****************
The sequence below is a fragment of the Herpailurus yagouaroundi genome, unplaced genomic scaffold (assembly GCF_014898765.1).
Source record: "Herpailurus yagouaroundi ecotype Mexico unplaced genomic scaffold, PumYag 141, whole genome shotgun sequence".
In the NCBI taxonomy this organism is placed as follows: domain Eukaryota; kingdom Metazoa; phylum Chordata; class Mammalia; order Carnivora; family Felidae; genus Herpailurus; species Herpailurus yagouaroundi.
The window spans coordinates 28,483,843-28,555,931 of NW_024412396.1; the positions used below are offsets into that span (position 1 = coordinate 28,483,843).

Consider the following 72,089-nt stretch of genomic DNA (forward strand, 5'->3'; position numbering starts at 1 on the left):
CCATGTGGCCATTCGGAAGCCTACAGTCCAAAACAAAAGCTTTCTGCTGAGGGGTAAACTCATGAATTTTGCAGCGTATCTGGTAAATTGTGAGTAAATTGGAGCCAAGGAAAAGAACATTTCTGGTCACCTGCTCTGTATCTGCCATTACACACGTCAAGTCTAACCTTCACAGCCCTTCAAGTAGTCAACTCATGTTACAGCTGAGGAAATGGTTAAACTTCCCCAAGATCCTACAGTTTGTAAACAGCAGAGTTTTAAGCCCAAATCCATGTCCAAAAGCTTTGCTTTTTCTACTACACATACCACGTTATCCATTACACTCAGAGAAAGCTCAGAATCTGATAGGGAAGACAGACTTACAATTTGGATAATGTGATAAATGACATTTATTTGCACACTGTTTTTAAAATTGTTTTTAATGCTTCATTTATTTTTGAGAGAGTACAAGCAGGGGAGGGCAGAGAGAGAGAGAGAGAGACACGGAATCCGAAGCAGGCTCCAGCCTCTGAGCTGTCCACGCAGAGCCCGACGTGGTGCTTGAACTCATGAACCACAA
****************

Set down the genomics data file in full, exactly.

The sequence below is a fragment of the Herpailurus yagouaroundi genome, unplaced genomic scaffold (assembly GCF_014898765.1).
Source record: "Herpailurus yagouaroundi ecotype Mexico unplaced genomic scaffold, PumYag 141, whole genome shotgun sequence".
In the NCBI taxonomy this organism is placed as follows: domain Eukaryota; kingdom Metazoa; phylum Chordata; class Mammalia; order Carnivora; family Felidae; genus Herpailurus; species Herpailurus yagouaroundi.
The window spans coordinates 28,483,843-28,555,931 of NW_024412396.1; the positions used below are offsets into that span (position 1 = coordinate 28,483,843).

Consider the following 72,089-nt stretch of genomic DNA (forward strand, 5'->3'; position numbering starts at 1 on the left):
CCATGTGGCCATTCGGAAGCCTACAGTCCAAAACAAAAGCTTTCTGCTGAGGGGTAAACTCATGAATTTTGCAGCGTATCTGGTAAATTGTGAGTAAATTGGAGCCAAGGAAAAGAACATTTCTGGTCACCTGCTCTGTATCTGCCATTACACACGTCAAGTCTAACCTTCACAGCCCTTCAAGTAGTCAACTCATGTTACAGCTGAGGAAATGGTTAAACTTCCCCAAGATCCTACAGTTTGTAAACAGCAGAGTTTTAAGCCCAAATCCATGTCCAAAAGCTTTGCTTTTTCTACTACACATACCACGTTATCCATTACACTCAGAGAAAGCTCAGAATCTGATAGGGAAGACAGACTTACAATTTGGATAATGTGATAAATGACATTTATTTGCACACTGTTTTTAAAATTGTTTTTAATGCTTCATTTATTTTTGAGAGAGTACAAGCAGGGGAGGGCAGAGAGAGAGAGAGAGAGACACGGAATCCGAAGCAGGCTCCAGCCTCTGAGCTGTCCACGCAGAGCCCGACGTGGTGCTTGAACTCATGAACCACAA